Nixon agrees to $3 million, 1-year deal with Indians
January 19, 2007
CLEVELAND (AP) -- After agreeing to sign with Cleveland, Trot Nixon turned an important task over to his 5-year-old son.
"I let Chase pick the number," Nixon recalled. "He first picked 32, and I was like, why?"
"Because you're 32 years old," Chase said.
"Well, in two months, I'm going to be 33," his father replied.
With that, Nixon decided to wear No. 33 with the Indians, who agreed Friday to a $3 million, one-year contract with the oft-injured outfielder.
Nixon wore No. 7 with the Red Sox, the team he had spent his entire major league career with. No. 33 is just fine with him.
"That was my high school baseball number," he said.
Nixon, who will be joined in Cleveland by former Red Sox closer Keith Foulke, batted .268 with eight homers and 52 RBIs in 114 games last season.
He was sidelined from July 31 to Sept. 4 because of a strained right biceps, which he first hurt in June, and a staph infection. Nixon has gone on the DL in each of the last three seasons, including two stints in 2004, and has not had 500 at-bats since 2002.
"Obviously, I don't want go out and play hurt and eventually hurt the team," he said. "No. 1 it's going to effect the team. No. 2, it's just going to put me more in a hole, meaning having to go on the DL."
He remembered back to when he hurt his back in his first year of professional baseball.
"I don't think I regained my swing for like three years because I was scared," he said.
Cleveland general manager Mark Shapiro said the Indians wanted Nixon for his experience and the club did its medical due diligence on him.
"We felt comfortable that with the burden we're looking to put on him, we felt comfortable with his health," Shapiro said.
During 11 seasons with the Red Sox, Nixon hit .278 with 133 homers and 523 RBIs in 982 games. In 2001, he was selected the club's MVP after batting .306 with 28 homers and 86 RBIs in 134 games.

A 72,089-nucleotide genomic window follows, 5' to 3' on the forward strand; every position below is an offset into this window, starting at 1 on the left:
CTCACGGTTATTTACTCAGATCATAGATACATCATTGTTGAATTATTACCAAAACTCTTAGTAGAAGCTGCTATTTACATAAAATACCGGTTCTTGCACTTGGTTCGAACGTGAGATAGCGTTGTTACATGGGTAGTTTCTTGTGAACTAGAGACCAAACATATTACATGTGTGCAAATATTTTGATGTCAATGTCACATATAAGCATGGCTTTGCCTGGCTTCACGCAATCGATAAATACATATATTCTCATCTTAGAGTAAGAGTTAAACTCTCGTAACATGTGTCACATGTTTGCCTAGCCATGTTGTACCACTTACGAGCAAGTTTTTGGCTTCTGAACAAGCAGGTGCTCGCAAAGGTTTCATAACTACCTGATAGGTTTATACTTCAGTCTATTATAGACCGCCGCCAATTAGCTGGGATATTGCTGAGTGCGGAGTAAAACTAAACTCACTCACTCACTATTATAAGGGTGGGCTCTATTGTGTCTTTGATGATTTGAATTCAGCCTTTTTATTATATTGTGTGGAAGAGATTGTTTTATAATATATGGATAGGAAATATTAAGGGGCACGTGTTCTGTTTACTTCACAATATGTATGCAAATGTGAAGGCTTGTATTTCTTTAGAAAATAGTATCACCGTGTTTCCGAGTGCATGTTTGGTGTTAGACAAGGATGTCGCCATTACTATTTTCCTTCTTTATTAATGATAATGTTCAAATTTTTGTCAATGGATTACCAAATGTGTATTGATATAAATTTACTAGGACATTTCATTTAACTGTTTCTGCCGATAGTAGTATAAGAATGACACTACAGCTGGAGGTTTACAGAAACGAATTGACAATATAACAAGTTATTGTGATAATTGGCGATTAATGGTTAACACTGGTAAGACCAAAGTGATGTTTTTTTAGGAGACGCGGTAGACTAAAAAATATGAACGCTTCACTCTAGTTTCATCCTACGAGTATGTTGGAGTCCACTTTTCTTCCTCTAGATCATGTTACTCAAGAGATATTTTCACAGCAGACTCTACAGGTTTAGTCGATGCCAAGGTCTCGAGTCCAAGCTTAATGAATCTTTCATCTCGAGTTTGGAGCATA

Nixon will likely bat second and platoon in right field with Casey Blake, who also will see time at first. Shin-Soo Choo had been set to platoon with Blake. Cleveland had talked with Nixon's agent last fall, then backed off after agreeing to an $11.5 million, three-year deal with David Dellucci.
Ryan Garko could wind up seeing more time at first. With Nixon in the lineup, Dellucci could be dropped to fifth or sixth against righties.
"It gives us a tremendous amount of depth that should protect us against injury and poor performance," Shapiro said.
Nixon can earn $2 million in performance bonuses: $250,000 each for 200 plate appearances and every additional 50 plate appearances through 550.
To make room on their roster, the Indians designated right-hander Jeremy Guthrie for assignment. Guthrie, signed to a $4 million, four-year contract after Cleveland selected him with the 22nd pick of the 2002 amateur draft, pitched only 19 1-3 innings over nine games for the Indians last season and had a 6.98 ERA. He was out of options.
"It might have been a slight miscalculation on us on how advanced he was when we drafted him," Shapiro said. "He obviously had the stuff. He has the intelligence and the character. I think we underestimated maybe the development time necessary. ... I think we still feel like this guy has the ability and will be a solid major league pitcher at some point."